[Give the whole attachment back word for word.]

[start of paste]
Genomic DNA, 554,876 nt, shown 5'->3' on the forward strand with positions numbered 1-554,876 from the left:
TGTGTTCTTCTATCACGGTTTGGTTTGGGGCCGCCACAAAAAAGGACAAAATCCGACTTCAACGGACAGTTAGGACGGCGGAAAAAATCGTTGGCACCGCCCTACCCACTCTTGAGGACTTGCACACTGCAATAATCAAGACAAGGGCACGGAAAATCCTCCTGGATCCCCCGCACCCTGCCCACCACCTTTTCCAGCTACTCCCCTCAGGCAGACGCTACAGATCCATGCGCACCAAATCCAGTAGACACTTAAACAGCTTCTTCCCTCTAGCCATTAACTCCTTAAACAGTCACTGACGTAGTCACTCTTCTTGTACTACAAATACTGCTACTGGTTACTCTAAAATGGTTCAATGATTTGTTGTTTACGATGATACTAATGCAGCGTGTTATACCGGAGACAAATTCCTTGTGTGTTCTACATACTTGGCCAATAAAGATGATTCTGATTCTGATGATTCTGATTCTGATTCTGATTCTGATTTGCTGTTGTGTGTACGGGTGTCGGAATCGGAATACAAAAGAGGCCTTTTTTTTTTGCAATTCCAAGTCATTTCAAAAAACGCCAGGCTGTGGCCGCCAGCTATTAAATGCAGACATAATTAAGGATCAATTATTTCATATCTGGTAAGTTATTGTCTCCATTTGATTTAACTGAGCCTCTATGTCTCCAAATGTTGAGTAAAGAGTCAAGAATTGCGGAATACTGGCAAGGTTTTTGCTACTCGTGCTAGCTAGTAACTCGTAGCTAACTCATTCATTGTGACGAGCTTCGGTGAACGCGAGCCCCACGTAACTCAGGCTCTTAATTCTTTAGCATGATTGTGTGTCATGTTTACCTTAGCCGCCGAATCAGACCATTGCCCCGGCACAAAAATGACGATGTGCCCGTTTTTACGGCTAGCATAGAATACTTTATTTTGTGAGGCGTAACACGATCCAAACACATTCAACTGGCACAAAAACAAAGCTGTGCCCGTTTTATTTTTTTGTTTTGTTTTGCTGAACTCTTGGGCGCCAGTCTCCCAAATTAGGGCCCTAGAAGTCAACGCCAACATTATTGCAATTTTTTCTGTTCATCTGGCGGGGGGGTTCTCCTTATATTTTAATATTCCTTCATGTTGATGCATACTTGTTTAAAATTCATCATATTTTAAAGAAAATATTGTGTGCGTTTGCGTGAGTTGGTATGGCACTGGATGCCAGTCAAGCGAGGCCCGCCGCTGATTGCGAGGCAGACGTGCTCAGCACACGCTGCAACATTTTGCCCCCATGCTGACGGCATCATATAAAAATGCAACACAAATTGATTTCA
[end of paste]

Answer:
Genomic DNA, 554,876 nt, shown 5'->3' on the forward strand with positions numbered 1-554,876 from the left:
TGTGTTCTTCTATCACGGTTTGGTTTGGGGCCGCCACAAAAAAGGACAAAATCCGACTTCAACGGACAGTTAGGACGGCGGAAAAAATCGTTGGCACCGCCCTACCCACTCTTGAGGACTTGCACACTGCAATAATCAAGACAAGGGCACGGAAAATCCTCCTGGATCCCCCGCACCCTGCCCACCACCTTTTCCAGCTACTCCCCTCAGGCAGACGCTACAGATCCATGCGCACCAAATCCAGTAGACACTTAAACAGCTTCTTCCCTCTAGCCATTAACTCCTTAAACAGTCACTGACGTAGTCACTCTTCTTGTACTACAAATACTGCTACTGGTTACTCTAAAATGGTTCAATGATTTGTTGTTTACGATGATACTAATGCAGCGTGTTATACCGGAGACAAATTCCTTGTGTGTTCTACATACTTGGCCAATAAAGATGATTCTGATTCTGATGATTCTGATTCTGATTCTGATTCTGATTTGCTGTTGTGTGTACGGGTGTCGGAATCGGAATACAAAAGAGGCCTTTTTTTTTTGCAATTCCAAGTCATTTCAAAAAACGCCAGGCTGTGGCCGCCAGCTATTAAATGCAGACATAATTAAGGATCAATTATTTCATATCTGGTAAGTTATTGTCTCCATTTGATTTAACTGAGCCTCTATGTCTCCAAATGTTGAGTAAAGAGTCAAGAATTGCGGAATACTGGCAAGGTTTTTGCTACTCGTGCTAGCTAGTAACTCGTAGCTAACTCATTCATTGTGACGAGCTTCGGTGAACGCGAGCCCCACGTAACTCAGGCTCTTAATTCTTTAGCATGATTGTGTGTCATGTTTACCTTAGCCGCCGAATCAGACCATTGCCCCGGCACAAAAATGACGATGTGCCCGTTTTTACGGCTAGCATAGAATACTTTATTTTGTGAGGCGTAACACGATCCAAACACATTCAACTGGCACAAAAACAAAGCTGTGCCCGTTTTATTTTTTTGTTTTGTTTTGCTGAACTCTTGGGCGCCAGTCTCCCAAATTAGGGCCCTAGAAGTCAACGCCAACATTATTGCAATTTTTTCTGTTCATCTGGCGGGGGGGTTCTCCTTATATTTTAATATTCCTTCATGTTGATGCATACTTGTTTAAAATTCATCATATTTTAAAGAAAATATTGTGTGCGTTTGCGTGAGTTGGTATGGCACTGGATGCCAGTCAAGCGAGGCCCGCCGCTGATTGCGAGGCAGACGTGCTCAGCACACGCTGCAACATTTTGCCCCCATGCTGACGGCATCATATAAAAATGCAACACAAATTGATTTCA